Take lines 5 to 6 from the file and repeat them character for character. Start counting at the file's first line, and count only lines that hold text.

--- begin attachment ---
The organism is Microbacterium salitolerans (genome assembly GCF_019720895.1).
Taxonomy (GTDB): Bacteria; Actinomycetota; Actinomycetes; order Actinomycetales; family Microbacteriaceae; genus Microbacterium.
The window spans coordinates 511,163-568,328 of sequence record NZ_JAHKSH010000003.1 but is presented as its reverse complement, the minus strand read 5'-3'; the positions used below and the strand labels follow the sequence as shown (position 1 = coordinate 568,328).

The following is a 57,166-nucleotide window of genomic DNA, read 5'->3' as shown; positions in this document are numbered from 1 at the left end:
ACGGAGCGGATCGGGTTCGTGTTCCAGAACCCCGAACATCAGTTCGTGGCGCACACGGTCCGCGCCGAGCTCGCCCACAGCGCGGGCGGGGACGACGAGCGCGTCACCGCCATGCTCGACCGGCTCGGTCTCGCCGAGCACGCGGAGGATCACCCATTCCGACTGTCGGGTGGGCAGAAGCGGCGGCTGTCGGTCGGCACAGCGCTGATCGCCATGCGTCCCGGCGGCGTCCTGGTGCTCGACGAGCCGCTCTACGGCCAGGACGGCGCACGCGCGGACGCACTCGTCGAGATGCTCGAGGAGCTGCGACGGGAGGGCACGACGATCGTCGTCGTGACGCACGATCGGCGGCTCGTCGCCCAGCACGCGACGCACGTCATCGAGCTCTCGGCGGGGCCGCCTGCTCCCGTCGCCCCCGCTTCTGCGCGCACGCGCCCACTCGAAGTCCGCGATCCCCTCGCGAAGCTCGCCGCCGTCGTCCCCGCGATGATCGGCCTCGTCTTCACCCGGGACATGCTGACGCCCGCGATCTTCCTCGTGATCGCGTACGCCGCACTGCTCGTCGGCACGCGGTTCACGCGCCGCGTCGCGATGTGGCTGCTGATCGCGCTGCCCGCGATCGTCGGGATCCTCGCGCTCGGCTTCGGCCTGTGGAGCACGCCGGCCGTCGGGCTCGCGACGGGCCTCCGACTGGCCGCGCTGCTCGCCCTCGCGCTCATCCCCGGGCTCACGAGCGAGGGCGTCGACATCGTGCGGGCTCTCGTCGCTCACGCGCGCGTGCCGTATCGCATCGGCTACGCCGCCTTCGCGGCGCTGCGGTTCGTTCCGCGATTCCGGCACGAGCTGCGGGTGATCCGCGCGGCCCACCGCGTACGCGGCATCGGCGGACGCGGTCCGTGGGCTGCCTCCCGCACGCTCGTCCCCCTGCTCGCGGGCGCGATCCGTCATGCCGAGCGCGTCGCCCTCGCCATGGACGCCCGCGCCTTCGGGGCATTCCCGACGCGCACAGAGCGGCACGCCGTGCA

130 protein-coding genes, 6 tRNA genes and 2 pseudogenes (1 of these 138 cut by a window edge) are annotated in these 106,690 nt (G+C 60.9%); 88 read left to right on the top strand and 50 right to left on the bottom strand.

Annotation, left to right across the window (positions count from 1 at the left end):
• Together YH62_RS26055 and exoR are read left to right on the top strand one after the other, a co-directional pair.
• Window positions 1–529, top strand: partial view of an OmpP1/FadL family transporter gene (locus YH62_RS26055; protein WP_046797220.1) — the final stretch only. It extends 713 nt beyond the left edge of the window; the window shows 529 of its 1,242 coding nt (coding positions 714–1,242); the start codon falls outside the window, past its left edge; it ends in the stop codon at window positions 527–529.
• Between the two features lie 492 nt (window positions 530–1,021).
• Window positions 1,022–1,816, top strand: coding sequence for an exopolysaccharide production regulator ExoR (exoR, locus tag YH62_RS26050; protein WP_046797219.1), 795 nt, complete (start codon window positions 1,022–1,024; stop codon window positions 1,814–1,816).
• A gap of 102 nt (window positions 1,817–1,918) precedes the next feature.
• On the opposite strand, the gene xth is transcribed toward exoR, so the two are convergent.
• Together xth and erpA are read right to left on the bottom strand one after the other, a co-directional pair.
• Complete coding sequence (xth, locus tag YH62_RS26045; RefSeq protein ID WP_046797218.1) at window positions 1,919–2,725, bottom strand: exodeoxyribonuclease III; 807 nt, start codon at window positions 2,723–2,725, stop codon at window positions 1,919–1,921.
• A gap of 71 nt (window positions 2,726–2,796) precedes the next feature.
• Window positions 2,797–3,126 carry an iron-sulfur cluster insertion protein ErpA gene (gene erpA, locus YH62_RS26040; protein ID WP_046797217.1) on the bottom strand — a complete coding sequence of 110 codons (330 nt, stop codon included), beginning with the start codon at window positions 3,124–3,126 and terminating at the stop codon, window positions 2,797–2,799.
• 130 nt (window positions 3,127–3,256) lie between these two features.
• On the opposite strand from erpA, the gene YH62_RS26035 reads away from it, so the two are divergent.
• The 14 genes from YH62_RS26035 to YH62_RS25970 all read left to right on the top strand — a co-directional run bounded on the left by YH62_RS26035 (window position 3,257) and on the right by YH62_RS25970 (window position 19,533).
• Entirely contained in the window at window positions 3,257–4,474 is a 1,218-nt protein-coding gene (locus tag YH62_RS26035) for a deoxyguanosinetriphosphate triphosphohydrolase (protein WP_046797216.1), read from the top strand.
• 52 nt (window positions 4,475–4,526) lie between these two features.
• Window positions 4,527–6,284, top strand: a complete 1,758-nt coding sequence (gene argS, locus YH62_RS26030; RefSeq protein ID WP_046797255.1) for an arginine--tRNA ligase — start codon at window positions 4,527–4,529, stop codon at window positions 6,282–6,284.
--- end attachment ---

ACGGAGCGGATCGGGTTCGTGTTCCAGAACCCCGAACATCAGTTCGTGGCGCACACGGTCCGCGCCGAGCTCGCCCACAGCGCGGGCGGGGACGACGAGCGCGTCACCGCCATGCTCGACCGGCTCGGTCTCGCCGAGCACGCGGAGGATCACCCATTCCGACTGTCGGGTGGGCAGAAGCGGCGGCTGTCGGTCGGCACAGCGCTGATCGCCATGCGTCCCGGCGGCGTCCTGGTGCTCGACGAGCCGCTCTACGGCCAGGACGGCGCACGCGCGGACGCACTCGTCGAGATGCTCGAGGAGCTGCGACGGGAGGGCACGACGATCGTCGTCGTGACGCACGATCGGCGGCTCGTCGCCCAGCACGCGACGCACGTCATCGAGCTCTCGGCGGGGCCGCCTGCTCCCGTCGCCCCCGCTTCTGCGCGCACGCGCCCACTCGAAGTCCGCGATCCCCTCGCGAAGCTCGCCGCCGTCGTCCCCGCGATGATCGGCCTCGTCTTCACCCGGGACATGCTGACGCCCGCGATCTTCCTCGTGATCGCGTACGCCGCACTGCTCGTCGGCACGCGGTTCACGCGCCGCGTCGCGATGTGGCTGCTGATCGCGCTGCCCGCGATCGTCGGGATCCTCGCGCTCGGCTTCGGCCTGTGGAGCACGCCGGCCGTCGGGCTCGCGACGGGCCTCCGACTGGCCGCGCTGCTCGCCCTCGCGCTCATCCCCGGGCTCACGAGCGAGGGCGTCGACATCGTGCGGGCTCTCGTCGCTCACGCGCGCGTGCCGTATCGCATCGGCTACGCCGCCTTCGCGGCGCTGCGGTTCGTTCCGCGATTCCGGCACGAGCTGCGGGTGATCCGCGCGGCCCACCGCGTACGCGGCATCGGCGGACGCGGTCCGTGGGCTGCCTCCCGCACGCTCGTCCCCCTGCTCGCGGGCGCGATCCGTCATGCCGAGCGCGTCGCCCTCGCCATGGACGCCCGCGCCTTCGGGGCATTCCCGACGCGCACAGAGCGGCACGCCGTGCA

130 protein-coding genes, 6 tRNA genes and 2 pseudogenes (1 of these 138 cut by a window edge) are annotated in these 106,690 nt (G+C 60.9%); 88 read left to right on the top strand and 50 right to left on the bottom strand.